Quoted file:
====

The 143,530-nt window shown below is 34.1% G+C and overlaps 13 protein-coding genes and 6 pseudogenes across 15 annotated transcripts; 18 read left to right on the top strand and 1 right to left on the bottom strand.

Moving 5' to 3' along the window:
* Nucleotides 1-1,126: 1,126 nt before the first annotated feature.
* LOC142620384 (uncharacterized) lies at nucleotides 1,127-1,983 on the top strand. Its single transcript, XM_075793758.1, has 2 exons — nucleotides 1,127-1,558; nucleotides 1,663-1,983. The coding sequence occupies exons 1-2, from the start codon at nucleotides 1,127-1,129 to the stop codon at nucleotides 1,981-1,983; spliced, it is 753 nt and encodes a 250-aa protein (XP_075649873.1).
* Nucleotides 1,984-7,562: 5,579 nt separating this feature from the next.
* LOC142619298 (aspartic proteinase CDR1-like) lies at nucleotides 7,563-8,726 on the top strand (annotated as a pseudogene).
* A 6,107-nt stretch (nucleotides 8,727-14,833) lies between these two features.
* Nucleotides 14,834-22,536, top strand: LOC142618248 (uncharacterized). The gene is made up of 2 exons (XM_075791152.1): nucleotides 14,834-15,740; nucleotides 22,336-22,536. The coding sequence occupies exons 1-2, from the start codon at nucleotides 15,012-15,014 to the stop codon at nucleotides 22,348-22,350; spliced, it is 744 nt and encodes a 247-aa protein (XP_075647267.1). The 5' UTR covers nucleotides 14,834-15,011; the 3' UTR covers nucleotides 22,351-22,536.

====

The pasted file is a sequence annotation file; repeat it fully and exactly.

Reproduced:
The 143,530-nt window shown below is 34.1% G+C and overlaps 13 protein-coding genes and 6 pseudogenes across 15 annotated transcripts; 18 read left to right on the top strand and 1 right to left on the bottom strand.

Moving 5' to 3' along the window:
* Nucleotides 1-1,126: 1,126 nt before the first annotated feature.
* LOC142620384 (uncharacterized) lies at nucleotides 1,127-1,983 on the top strand. Its single transcript, XM_075793758.1, has 2 exons — nucleotides 1,127-1,558; nucleotides 1,663-1,983. The coding sequence occupies exons 1-2, from the start codon at nucleotides 1,127-1,129 to the stop codon at nucleotides 1,981-1,983; spliced, it is 753 nt and encodes a 250-aa protein (XP_075649873.1).
* Nucleotides 1,984-7,562: 5,579 nt separating this feature from the next.
* LOC142619298 (aspartic proteinase CDR1-like) lies at nucleotides 7,563-8,726 on the top strand (annotated as a pseudogene).
* A 6,107-nt stretch (nucleotides 8,727-14,833) lies between these two features.
* Nucleotides 14,834-22,536, top strand: LOC142618248 (uncharacterized). The gene is made up of 2 exons (XM_075791152.1): nucleotides 14,834-15,740; nucleotides 22,336-22,536. The coding sequence occupies exons 1-2, from the start codon at nucleotides 15,012-15,014 to the stop codon at nucleotides 22,348-22,350; spliced, it is 744 nt and encodes a 247-aa protein (XP_075647267.1). The 5' UTR covers nucleotides 14,834-15,011; the 3' UTR covers nucleotides 22,351-22,536.